For many years, research has linked being overweight or obese with a variety of health problems, including diabetes, heart disease and stroke. But a new study claims that weight might not be the best predictor of overall health.
In a study from The Archives of Internal Medicine, the weight and cardiovascular risk factors of over 5,000 adults were analyzed. The results are a little surprising: Half of the overweight people and over one-third of the obese people in the study were “metabolically healthy.” This means that even though they were carrying extra pounds, it didn’t influence their cholesterol, blood pressure or other measures that indicate risk of heart disease.
Size doesn’t always equate with health. In this study, about one out of four people who fell into the “healthy” weight range had at least two cardiovascular risk factors typically associated with obesity. So maybe you shouldn’t be jealous of your thin friend who eats whatever she wants and never exercises--she might not be as healthy as you’d think.
Several studies from the Cooper Institute show that fitness level is a much better indicator of health than BMI. People who are overweight (or obese) but can still keep up on treadmill tests have much lower heart risk than people who are slim and unfit.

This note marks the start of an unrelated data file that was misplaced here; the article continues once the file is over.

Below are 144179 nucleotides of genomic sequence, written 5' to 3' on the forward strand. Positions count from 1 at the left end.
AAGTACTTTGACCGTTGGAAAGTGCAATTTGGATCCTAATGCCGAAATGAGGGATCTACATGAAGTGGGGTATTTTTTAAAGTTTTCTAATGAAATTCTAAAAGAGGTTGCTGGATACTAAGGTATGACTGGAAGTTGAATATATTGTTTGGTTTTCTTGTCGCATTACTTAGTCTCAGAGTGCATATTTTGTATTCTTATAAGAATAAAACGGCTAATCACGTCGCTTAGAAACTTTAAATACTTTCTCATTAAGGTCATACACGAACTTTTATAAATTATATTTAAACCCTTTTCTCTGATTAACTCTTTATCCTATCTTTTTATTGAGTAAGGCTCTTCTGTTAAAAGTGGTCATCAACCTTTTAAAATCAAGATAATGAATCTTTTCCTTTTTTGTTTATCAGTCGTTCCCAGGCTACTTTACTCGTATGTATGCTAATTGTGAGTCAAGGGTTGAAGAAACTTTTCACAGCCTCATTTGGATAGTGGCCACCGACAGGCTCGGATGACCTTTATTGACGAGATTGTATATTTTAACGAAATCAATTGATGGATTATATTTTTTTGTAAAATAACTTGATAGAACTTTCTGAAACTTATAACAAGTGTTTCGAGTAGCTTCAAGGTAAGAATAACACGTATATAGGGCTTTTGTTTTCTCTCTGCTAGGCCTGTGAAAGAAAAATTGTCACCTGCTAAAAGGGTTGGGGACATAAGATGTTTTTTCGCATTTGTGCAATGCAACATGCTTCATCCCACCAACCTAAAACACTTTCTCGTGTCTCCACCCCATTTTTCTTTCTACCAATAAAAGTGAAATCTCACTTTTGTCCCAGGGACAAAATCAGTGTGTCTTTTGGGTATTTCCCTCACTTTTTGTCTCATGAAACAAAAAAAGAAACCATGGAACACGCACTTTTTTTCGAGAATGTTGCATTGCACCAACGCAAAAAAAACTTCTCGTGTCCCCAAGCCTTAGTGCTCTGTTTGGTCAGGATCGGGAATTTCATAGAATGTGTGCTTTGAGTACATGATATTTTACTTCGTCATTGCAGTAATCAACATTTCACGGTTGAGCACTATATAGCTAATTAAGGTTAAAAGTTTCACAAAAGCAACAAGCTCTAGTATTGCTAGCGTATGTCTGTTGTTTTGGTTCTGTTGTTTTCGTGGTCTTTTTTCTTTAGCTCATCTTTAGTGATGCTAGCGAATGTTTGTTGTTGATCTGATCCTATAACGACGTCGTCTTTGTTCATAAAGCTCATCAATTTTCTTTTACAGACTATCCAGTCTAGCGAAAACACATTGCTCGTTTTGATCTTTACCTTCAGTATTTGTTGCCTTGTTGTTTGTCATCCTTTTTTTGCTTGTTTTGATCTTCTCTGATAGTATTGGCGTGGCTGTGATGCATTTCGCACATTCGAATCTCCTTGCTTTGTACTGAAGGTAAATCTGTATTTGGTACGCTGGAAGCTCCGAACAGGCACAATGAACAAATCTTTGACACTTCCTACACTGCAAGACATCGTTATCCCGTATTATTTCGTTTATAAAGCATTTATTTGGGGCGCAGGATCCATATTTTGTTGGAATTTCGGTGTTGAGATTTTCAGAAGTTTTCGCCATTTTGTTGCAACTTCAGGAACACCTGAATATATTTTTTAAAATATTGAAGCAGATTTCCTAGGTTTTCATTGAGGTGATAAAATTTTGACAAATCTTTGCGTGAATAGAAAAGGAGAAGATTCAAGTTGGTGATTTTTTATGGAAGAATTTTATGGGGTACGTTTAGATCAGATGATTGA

What does this mean for you? First, the number on the scale doesn’t tell the whole story and should not determine whether you’re a success or failure at becoming healthy. In reality that number is, well, just a number. What’s sometimes more important is whether or not you can walk up a set of stairs without being totally winded, or could easily walk the local 5K without wondering if you’ll be able to finish. I remember during my first marathon, I was passed by a woman who didn’t look like your typical athlete. She was overweight, but obviously fit enough to complete a 26.2 mile race (and made me look like I was moving in slow-motion).
There are a lot of factors to consider when it comes to overall health, so make sure you step back and look at the big picture. Research like this proves that it’s not only size that matters.
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